Trump’s campaign team tries to steady operation after messy shakeup

Trump’s campaign team tries to steady operation after messy shakeupJuly 16, 2020

President Donald Trump’s outgoing campaign manager and his successor gathered staffers at the Trump campaign’s Arlington, Va., headquarters Thursday morning for a “pass the torch” ceremony, after Trump abruptly replaced Brad Parscale with Bill Stepien atop his reelection effort Wednesday night.

Two attendees described the 20-minute meeting as emotional, with campaign leaders trying to push the idea that the change represented continuity for Trump’s reelection bid. Parscale thanked the 200 or so assembled staffers and praised Stepien for his political skills. Stepien urged aides to ignore what he described as a media-driven narrative that Trump was losing to Joe Biden, and he told them to ramp up its efforts for the final stretch of the campaign.

The meeting came just hours after Trump orchestrated the dramatic shakeup. In a move that left many aides stunned, the president took to Facebook to announce that Parscale, who has worked for Trump for the last decade and spent the last two-plus years building a massive reelection campaign apparatus, would be demoted into a “senior adviser” role and that Stepien would be taking his place.

Despite Stepien’s insistence that Trump’s struggles in the race against Biden amount to a media-driven narrative, the new campaign manager’s elevation followed weeks of angst inside the White House about Trump’s reelection prospects, with the typically self-assured president privately expressing concern about his plummeting poll numbers. The president’s lightly attended rally in Tulsa, Okla., last month piled anger on top of his anxiety, with Trump pointedly blaming Parscale for the fiasco.

Three people familiar with the internal deliberations over the campaign said the shakeup was set in motion Tuesday evening, when Stepien met privately with Trump in the White House.

Stepien, a 42-year-old hardened political veteran who is known for his organizational focus, has already taken steps to examine the state of the campaign. He has begun examining its budgets and organizational charts, and people involved in the campaign say it’s possible he will soon make changes. But it remains unclear how extensive those alterations will be with so little time until the election.

Those close to Parscale expressed unhappiness at how the late-night shakeup played out. Trump’s family, which has long been close to the ex-campaign manager, felt blindsided by the move, two people with knowledge of their reaction said.

They also described Parscale as deeply hurt. On Wednesday afternoon, he tweeted out a biblical verse: “Bless those who persecute you; bless and do not curse them.”

Parscale had relocated to Washington for the job but he is now expected to return home to Florida, where he will be focused on his specialties of data, digital, and advertising. It is uncertain, however, the extent he will be involved in the day-to-day activities of the campaign.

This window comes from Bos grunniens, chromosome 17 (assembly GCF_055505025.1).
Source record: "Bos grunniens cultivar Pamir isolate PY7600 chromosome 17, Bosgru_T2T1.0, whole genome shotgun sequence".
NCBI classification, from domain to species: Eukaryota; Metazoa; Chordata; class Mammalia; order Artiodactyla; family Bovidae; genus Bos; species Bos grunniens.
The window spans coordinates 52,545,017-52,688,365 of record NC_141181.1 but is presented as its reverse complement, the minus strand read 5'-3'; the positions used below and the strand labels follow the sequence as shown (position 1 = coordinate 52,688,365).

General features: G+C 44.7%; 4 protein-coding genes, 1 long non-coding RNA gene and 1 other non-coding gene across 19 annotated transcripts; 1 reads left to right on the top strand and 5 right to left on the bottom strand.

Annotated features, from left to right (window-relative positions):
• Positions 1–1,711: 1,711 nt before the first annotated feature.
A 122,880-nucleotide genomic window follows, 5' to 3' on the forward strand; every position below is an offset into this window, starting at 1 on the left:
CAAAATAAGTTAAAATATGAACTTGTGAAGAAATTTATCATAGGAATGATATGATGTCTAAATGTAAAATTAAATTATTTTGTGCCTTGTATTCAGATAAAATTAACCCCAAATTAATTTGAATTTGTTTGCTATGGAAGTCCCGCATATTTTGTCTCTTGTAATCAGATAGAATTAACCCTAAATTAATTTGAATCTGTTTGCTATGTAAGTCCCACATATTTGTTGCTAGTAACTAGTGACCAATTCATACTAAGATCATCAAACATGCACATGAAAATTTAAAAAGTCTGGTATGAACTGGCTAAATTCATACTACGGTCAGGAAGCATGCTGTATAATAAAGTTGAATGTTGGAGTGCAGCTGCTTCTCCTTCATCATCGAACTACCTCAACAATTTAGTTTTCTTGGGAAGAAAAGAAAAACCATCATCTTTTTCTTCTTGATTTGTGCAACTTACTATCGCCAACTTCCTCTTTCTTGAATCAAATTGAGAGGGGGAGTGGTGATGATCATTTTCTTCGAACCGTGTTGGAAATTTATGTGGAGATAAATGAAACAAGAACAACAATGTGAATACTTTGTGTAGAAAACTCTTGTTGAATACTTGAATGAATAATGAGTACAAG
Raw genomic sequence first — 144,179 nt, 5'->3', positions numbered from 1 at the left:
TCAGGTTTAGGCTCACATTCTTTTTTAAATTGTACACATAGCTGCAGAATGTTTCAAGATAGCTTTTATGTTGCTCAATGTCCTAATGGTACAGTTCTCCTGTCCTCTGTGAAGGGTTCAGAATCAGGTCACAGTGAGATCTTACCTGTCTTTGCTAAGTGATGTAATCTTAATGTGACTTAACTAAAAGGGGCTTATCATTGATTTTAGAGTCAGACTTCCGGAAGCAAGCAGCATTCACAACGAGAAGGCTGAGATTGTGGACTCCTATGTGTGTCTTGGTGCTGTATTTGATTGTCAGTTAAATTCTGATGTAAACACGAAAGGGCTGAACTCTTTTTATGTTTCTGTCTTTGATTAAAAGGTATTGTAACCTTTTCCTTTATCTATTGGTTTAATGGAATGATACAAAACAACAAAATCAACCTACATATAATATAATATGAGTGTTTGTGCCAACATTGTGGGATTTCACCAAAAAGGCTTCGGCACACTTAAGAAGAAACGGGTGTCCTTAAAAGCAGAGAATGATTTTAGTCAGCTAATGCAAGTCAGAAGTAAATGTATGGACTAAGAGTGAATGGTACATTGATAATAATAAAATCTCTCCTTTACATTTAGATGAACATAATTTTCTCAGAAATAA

Changing managers less than four months from an election is about the biggest staff move a presidential campaign can make. But the problems facing Trump appear to be on a different scale than a personnel solution. Trump’s popularity levels are near a low point of his presidency, Biden has wide leads in polling, and both public health and the economy are weighing on American minds during the coronavirus pandemic.

The president has made other moves to buttress his campaign with the Republican National Convention just over a month away. Trump has also rehired key 2016 aide Jason Miller and Michael Glassner, a loyalist of the president who had been serving as the campaign’s chief operating officer, was recently demoted.

Some described the sudden campaign manager shuffle as brutal and likened it to the demotion of Glassner, who learned of his fate not from the campaign’s senior-most leaders but from his replacement, Jeff DeWit. Many in the campaign saw Glassner as the unfairly designated fall guy for the Tulsa failure.

Parscale has been under the microscope for months, and questions about his fate intensified after the Oklahoma rally. Some people close to the campaign said they felt Parscale erred by making himself a public figure, aggressively promoting himself on social media and at one point appearing in an advertisement.

Stepien, by contrast, has developed a reputation as a low-profile operative who studiously avoids the limelight. He is rarely quoted in the press and doesn’t seek out TV interviews,

“He is level headed and low key, something necessary in a chaotic campaign environment. He’s smart and analytical. He excels at the nuts and bolts tactics that often go unnoticed by Twitter and cable news shows but really decide campaigns,” said Mike DuHaime, a veteran Republican strategist who has worked with Stepien on many races.

Stepien, who served as White House political director after joining Trump’s first campaign in the summer of 2016, has been the subject of public intrigue in the past, though. Stepien formerly served as a top political adviser to ex-New Jersey Gov. Chris Christie. He was a leading contender to manage Christie’s 2016 presidential campaign before he was fired for emails he sent amid the “Bridgegate” scandal. Stepien has denied knowing about the scheme to shut down traffic on the George Washington Bridge and was not charged with a crime.

Trump son-in-law Jared Kushner, who has asserted further control over the political operation in recent weeks, has played a key role in orchestrating the staff moves. But some in the White House saw the shakeup as a brush-back against Kushner, who in 2018 picked Parscale for the campaign manager job.

Kushner, however, also has close ties to Stepien. Both men hail from New Jersey, a state with a notorious reputation for rough-and-tumble politics.

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